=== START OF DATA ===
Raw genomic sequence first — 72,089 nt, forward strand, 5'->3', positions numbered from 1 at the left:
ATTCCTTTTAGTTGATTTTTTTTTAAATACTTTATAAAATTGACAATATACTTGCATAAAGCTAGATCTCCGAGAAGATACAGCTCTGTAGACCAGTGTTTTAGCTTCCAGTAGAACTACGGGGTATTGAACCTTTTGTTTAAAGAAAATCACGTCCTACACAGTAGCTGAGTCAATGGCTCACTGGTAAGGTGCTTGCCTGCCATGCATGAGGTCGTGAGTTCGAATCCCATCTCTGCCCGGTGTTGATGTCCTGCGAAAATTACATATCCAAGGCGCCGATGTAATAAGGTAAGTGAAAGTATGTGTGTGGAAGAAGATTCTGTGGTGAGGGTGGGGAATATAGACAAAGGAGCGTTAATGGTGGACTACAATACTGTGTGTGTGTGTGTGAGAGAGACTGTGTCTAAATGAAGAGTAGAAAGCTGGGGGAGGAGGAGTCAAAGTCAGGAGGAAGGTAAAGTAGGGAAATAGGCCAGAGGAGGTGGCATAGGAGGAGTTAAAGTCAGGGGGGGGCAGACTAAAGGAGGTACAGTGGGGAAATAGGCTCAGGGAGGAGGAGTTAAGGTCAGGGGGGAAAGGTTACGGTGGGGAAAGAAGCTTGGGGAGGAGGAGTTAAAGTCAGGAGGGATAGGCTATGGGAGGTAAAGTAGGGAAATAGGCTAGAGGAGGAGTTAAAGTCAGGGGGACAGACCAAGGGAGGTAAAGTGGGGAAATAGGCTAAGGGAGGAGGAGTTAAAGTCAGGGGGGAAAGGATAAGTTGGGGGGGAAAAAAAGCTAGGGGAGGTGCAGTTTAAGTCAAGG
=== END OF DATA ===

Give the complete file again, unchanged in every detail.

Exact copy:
Raw genomic sequence first — 72,089 nt, forward strand, 5'->3', positions numbered from 1 at the left:
ATTCCTTTTAGTTGATTTTTTTTTAAATACTTTATAAAATTGACAATATACTTGCATAAAGCTAGATCTCCGAGAAGATACAGCTCTGTAGACCAGTGTTTTAGCTTCCAGTAGAACTACGGGGTATTGAACCTTTTGTTTAAAGAAAATCACGTCCTACACAGTAGCTGAGTCAATGGCTCACTGGTAAGGTGCTTGCCTGCCATGCATGAGGTCGTGAGTTCGAATCCCATCTCTGCCCGGTGTTGATGTCCTGCGAAAATTACATATCCAAGGCGCCGATGTAATAAGGTAAGTGAAAGTATGTGTGTGGAAGAAGATTCTGTGGTGAGGGTGGGGAATATAGACAAAGGAGCGTTAATGGTGGACTACAATACTGTGTGTGTGTGTGTGAGAGAGACTGTGTCTAAATGAAGAGTAGAAAGCTGGGGGAGGAGGAGTCAAAGTCAGGAGGAAGGTAAAGTAGGGAAATAGGCCAGAGGAGGTGGCATAGGAGGAGTTAAAGTCAGGGGGGGGCAGACTAAAGGAGGTACAGTGGGGAAATAGGCTCAGGGAGGAGGAGTTAAGGTCAGGGGGGAAAGGTTACGGTGGGGAAAGAAGCTTGGGGAGGAGGAGTTAAAGTCAGGAGGGATAGGCTATGGGAGGTAAAGTAGGGAAATAGGCTAGAGGAGGAGTTAAAGTCAGGGGGACAGACCAAGGGAGGTAAAGTGGGGAAATAGGCTAAGGGAGGAGGAGTTAAAGTCAGGGGGGAAAGGATAAGTTGGGGGGGAAAAAAAGCTAGGGGAGGTGCAGTTTAAGTCAAGG